Steve.
    Steve, that's a nice theory. There's no guarantee that a lens will match its published specifications.

    Graflex Inc. and predecessors offered several sets focusing scales for each standard issue lens e.g., the 127/4.7 Ektar. The focusing scales go on the outer bed. Lenses sold with cameras by the factory had their focal lengths' measured; the best (not always exactly correct) scale for the lens was fitted to the camera's bed. Graflex urged users who wanted to add lenses to their kit to send the additional lenses to the factory for matching to the closest focusing scales.

    Parallel, to this, why do you think that Nikon and Boyer shipped their process lenses with quality control slips that gave the lens' measured focal length and measured flange-to-film distance at 1:1? Nominal isn't good enough.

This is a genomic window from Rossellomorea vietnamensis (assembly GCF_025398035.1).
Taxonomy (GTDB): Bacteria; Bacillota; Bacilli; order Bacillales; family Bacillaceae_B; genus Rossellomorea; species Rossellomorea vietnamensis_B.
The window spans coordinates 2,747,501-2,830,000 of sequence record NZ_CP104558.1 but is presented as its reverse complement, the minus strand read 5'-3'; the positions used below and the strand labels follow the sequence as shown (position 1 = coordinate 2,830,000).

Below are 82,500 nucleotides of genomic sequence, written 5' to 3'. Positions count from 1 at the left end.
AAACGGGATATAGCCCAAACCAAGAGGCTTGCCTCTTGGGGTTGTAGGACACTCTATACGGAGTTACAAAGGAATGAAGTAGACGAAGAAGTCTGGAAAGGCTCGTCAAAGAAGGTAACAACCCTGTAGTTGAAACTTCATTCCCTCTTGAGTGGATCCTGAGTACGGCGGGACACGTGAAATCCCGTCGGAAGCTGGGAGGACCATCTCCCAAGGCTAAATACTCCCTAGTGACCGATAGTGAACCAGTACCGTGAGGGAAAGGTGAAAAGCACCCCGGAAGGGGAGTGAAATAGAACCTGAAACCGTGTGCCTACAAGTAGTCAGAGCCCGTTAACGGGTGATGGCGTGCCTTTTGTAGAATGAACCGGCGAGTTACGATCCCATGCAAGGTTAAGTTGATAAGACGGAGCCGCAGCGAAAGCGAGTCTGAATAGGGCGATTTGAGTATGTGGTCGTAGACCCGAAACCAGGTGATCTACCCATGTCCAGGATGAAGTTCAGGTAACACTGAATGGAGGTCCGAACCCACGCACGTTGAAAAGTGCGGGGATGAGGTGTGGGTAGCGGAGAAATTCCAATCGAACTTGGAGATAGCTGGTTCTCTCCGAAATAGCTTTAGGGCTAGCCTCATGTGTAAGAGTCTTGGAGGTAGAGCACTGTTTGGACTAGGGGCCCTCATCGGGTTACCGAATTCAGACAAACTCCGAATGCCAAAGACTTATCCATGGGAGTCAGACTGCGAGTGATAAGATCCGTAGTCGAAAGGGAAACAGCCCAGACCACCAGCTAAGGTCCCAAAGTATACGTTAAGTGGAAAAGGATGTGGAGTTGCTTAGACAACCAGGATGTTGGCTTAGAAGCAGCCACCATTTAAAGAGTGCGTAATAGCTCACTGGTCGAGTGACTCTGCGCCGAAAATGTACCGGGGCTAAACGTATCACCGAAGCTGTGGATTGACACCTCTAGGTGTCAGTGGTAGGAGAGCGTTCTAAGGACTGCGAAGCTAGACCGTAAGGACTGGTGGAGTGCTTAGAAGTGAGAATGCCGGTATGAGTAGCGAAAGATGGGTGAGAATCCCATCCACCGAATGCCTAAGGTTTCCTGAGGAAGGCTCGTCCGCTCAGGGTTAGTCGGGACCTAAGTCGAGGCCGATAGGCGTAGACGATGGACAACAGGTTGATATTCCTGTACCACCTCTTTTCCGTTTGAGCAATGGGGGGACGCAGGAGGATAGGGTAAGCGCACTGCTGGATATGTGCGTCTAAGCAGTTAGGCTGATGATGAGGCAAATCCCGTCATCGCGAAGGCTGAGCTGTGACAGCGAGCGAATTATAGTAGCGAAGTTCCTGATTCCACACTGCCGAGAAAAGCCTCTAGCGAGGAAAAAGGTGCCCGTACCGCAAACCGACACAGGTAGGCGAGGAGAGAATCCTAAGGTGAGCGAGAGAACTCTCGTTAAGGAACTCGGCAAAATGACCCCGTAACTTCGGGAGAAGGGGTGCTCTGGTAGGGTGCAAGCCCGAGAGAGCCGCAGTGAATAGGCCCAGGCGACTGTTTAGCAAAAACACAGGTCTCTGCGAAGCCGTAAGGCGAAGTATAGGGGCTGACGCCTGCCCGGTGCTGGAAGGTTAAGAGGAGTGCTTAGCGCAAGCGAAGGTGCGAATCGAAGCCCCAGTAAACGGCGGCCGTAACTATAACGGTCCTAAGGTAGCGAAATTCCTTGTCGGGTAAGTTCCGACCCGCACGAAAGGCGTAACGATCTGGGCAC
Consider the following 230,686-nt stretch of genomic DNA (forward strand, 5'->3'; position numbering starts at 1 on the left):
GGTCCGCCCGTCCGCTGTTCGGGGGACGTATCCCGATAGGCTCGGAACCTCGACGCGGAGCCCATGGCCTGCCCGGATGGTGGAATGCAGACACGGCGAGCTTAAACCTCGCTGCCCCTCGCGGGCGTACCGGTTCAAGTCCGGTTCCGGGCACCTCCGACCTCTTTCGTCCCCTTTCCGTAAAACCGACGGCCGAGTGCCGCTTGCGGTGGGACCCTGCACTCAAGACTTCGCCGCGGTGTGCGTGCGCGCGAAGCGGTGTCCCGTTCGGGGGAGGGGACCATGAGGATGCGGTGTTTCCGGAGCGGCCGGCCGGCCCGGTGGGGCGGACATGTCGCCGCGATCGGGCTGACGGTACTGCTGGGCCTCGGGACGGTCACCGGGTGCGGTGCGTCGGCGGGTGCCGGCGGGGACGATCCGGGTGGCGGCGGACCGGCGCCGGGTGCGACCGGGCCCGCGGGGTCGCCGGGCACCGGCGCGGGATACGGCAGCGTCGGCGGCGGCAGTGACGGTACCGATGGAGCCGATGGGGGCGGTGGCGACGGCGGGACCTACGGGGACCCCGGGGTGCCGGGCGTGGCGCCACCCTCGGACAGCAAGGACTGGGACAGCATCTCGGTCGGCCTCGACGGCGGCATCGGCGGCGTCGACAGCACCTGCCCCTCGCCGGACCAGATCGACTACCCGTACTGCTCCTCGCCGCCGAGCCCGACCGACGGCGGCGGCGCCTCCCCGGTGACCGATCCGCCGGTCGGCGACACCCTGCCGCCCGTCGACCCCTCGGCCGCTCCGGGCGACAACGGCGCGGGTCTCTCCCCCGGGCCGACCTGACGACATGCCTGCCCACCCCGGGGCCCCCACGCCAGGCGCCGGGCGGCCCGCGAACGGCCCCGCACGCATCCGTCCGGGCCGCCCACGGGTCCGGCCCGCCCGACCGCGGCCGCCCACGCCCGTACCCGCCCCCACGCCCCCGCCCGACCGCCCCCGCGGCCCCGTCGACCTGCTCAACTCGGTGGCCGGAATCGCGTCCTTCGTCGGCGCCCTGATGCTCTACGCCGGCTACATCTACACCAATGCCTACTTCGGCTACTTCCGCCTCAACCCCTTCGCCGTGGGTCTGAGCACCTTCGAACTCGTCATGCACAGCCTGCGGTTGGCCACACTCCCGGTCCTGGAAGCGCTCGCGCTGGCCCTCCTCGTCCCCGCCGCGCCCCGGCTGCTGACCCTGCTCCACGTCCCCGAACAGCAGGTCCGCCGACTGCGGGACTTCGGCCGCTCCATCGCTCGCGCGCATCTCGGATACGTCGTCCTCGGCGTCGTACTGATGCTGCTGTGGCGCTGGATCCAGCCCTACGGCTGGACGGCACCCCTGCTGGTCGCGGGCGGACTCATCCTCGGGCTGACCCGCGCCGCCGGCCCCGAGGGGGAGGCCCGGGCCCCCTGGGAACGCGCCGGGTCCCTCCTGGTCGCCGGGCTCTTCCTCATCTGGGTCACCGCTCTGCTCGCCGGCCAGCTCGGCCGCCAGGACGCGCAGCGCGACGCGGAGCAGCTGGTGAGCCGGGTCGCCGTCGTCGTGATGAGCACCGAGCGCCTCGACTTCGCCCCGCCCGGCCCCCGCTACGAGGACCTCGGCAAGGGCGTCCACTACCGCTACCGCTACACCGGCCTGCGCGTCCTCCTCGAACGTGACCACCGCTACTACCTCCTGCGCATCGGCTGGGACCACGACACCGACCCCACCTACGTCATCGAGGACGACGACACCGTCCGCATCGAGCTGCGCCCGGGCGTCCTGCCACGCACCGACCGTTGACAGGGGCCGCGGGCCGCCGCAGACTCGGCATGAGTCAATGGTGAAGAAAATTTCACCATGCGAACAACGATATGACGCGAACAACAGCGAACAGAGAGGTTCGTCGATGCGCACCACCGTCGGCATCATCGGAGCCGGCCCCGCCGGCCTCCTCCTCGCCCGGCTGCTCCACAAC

9. #19

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    This is fundamentally different than "building your own" but have you taken a look at the 4x5 P&S that's being built and updated at the LF Forum? http://www.largeformatphotography.in...ght=wanderlust

  10. #20
    Steve Smith's Avatar
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    Quote Originally Posted by Dan Fromm View Post
    Steve, that's a nice theory. There's no guarantee that a lens will match its published specifications.
    True, but it's a good place to start. Build something with a bit of adjustment - say 1/4" towards the film and 1/2" away and you should be able to get it at hyperfocal for f16.


    Steve.